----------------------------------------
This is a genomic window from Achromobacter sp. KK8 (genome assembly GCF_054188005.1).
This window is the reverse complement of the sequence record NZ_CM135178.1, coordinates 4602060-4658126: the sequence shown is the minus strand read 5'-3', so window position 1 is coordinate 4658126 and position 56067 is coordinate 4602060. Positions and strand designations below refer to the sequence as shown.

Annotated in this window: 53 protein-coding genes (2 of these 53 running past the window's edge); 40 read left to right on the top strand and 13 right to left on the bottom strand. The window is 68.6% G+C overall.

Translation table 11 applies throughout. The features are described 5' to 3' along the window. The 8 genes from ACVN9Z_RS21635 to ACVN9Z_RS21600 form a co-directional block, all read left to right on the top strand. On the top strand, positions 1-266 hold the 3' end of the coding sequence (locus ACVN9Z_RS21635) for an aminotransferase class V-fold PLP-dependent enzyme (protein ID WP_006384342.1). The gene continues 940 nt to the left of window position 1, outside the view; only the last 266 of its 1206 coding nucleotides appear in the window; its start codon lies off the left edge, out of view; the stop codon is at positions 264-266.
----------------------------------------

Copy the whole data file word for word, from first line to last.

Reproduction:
This is a genomic window from Achromobacter sp. KK8 (genome assembly GCF_054188005.1).
This window is the reverse complement of the sequence record NZ_CM135178.1, coordinates 4602060-4658126: the sequence shown is the minus strand read 5'-3', so window position 1 is coordinate 4658126 and position 56067 is coordinate 4602060. Positions and strand designations below refer to the sequence as shown.

Annotated in this window: 53 protein-coding genes (2 of these 53 running past the window's edge); 40 read left to right on the top strand and 13 right to left on the bottom strand. The window is 68.6% G+C overall.

Translation table 11 applies throughout. The features are described 5' to 3' along the window. The 8 genes from ACVN9Z_RS21635 to ACVN9Z_RS21600 form a co-directional block, all read left to right on the top strand. On the top strand, positions 1-266 hold the 3' end of the coding sequence (locus ACVN9Z_RS21635) for an aminotransferase class V-fold PLP-dependent enzyme (protein ID WP_006384342.1). The gene continues 940 nt to the left of window position 1, outside the view; only the last 266 of its 1206 coding nucleotides appear in the window; its start codon lies off the left edge, out of view; the stop codon is at positions 264-266.